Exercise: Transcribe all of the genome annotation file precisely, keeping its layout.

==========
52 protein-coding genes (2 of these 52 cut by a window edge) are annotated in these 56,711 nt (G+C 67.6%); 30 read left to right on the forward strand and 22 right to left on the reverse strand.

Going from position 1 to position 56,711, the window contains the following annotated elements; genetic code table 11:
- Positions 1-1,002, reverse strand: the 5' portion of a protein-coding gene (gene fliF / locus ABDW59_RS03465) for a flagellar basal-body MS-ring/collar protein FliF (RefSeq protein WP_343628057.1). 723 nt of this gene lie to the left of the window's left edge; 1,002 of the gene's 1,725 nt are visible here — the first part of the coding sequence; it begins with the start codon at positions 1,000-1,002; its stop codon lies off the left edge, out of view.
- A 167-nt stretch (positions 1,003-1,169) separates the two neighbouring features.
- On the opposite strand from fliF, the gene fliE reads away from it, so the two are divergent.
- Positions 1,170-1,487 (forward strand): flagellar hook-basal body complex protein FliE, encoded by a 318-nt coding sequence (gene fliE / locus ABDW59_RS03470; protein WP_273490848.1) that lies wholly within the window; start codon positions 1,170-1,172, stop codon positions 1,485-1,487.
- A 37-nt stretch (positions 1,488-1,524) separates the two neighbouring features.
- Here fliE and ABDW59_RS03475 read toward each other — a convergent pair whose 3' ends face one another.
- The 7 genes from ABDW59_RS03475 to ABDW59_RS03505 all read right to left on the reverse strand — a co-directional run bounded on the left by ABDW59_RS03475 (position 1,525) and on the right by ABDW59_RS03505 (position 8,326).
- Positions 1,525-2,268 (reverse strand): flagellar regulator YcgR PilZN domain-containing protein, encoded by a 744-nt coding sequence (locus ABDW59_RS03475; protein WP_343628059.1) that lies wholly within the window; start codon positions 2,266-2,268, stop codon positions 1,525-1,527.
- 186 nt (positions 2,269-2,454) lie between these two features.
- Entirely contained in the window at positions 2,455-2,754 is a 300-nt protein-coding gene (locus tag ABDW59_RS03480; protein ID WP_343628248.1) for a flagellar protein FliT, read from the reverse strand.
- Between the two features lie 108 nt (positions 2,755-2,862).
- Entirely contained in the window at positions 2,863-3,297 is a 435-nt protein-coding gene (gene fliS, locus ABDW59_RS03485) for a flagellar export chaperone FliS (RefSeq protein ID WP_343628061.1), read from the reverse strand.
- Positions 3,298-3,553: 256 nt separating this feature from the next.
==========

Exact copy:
52 protein-coding genes (2 of these 52 cut by a window edge) are annotated in these 56,711 nt (G+C 67.6%); 30 read left to right on the forward strand and 22 right to left on the reverse strand.

Going from position 1 to position 56,711, the window contains the following annotated elements; genetic code table 11:
- Positions 1-1,002, reverse strand: the 5' portion of a protein-coding gene (gene fliF / locus ABDW59_RS03465) for a flagellar basal-body MS-ring/collar protein FliF (RefSeq protein WP_343628057.1). 723 nt of this gene lie to the left of the window's left edge; 1,002 of the gene's 1,725 nt are visible here — the first part of the coding sequence; it begins with the start codon at positions 1,000-1,002; its stop codon lies off the left edge, out of view.
- A 167-nt stretch (positions 1,003-1,169) separates the two neighbouring features.
- On the opposite strand from fliF, the gene fliE reads away from it, so the two are divergent.
- Positions 1,170-1,487 (forward strand): flagellar hook-basal body complex protein FliE, encoded by a 318-nt coding sequence (gene fliE / locus ABDW59_RS03470; protein WP_273490848.1) that lies wholly within the window; start codon positions 1,170-1,172, stop codon positions 1,485-1,487.
- A 37-nt stretch (positions 1,488-1,524) separates the two neighbouring features.
- Here fliE and ABDW59_RS03475 read toward each other — a convergent pair whose 3' ends face one another.
- The 7 genes from ABDW59_RS03475 to ABDW59_RS03505 all read right to left on the reverse strand — a co-directional run bounded on the left by ABDW59_RS03475 (position 1,525) and on the right by ABDW59_RS03505 (position 8,326).
- Positions 1,525-2,268 (reverse strand): flagellar regulator YcgR PilZN domain-containing protein, encoded by a 744-nt coding sequence (locus ABDW59_RS03475; protein WP_343628059.1) that lies wholly within the window; start codon positions 2,266-2,268, stop codon positions 1,525-1,527.
- 186 nt (positions 2,269-2,454) lie between these two features.
- Entirely contained in the window at positions 2,455-2,754 is a 300-nt protein-coding gene (locus tag ABDW59_RS03480; protein ID WP_343628248.1) for a flagellar protein FliT, read from the reverse strand.
- Between the two features lie 108 nt (positions 2,755-2,862).
- Entirely contained in the window at positions 2,863-3,297 is a 435-nt protein-coding gene (gene fliS, locus ABDW59_RS03485) for a flagellar export chaperone FliS (RefSeq protein ID WP_343628061.1), read from the reverse strand.
- Positions 3,298-3,553: 256 nt separating this feature from the next.